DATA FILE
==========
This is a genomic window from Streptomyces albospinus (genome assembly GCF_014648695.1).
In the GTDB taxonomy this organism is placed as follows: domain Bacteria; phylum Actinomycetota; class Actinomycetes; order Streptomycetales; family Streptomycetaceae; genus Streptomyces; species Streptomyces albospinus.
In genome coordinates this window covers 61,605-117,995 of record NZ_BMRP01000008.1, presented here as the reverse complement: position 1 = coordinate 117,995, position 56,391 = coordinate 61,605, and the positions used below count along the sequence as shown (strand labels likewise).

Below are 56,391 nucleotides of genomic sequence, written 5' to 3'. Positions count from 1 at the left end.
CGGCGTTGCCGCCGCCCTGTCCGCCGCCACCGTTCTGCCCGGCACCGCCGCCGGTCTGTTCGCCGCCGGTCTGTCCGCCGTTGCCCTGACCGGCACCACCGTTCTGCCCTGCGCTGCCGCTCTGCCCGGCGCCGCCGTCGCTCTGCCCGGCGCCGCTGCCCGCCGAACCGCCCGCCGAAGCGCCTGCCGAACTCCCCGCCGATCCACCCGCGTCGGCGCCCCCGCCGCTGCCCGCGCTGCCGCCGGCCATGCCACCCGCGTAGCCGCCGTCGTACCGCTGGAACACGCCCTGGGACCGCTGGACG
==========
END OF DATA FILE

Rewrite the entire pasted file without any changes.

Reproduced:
This is a genomic window from Streptomyces albospinus (genome assembly GCF_014648695.1).
In the GTDB taxonomy this organism is placed as follows: domain Bacteria; phylum Actinomycetota; class Actinomycetes; order Streptomycetales; family Streptomycetaceae; genus Streptomyces; species Streptomyces albospinus.
In genome coordinates this window covers 61,605-117,995 of record NZ_BMRP01000008.1, presented here as the reverse complement: position 1 = coordinate 117,995, position 56,391 = coordinate 61,605, and the positions used below count along the sequence as shown (strand labels likewise).

Below are 56,391 nucleotides of genomic sequence, written 5' to 3'. Positions count from 1 at the left end.
CGGCGTTGCCGCCGCCCTGTCCGCCGCCACCGTTCTGCCCGGCACCGCCGCCGGTCTGTTCGCCGCCGGTCTGTCCGCCGTTGCCCTGACCGGCACCACCGTTCTGCCCTGCGCTGCCGCTCTGCCCGGCGCCGCCGTCGCTCTGCCCGGCGCCGCTGCCCGCCGAACCGCCCGCCGAAGCGCCTGCCGAACTCCCCGCCGATCCACCCGCGTCGGCGCCCCCGCCGCTGCCCGCGCTGCCGCCGGCCATGCCACCCGCGTAGCCGCCGTCGTACCGCTGGAACACGCCCTGGGACCGCTGGACG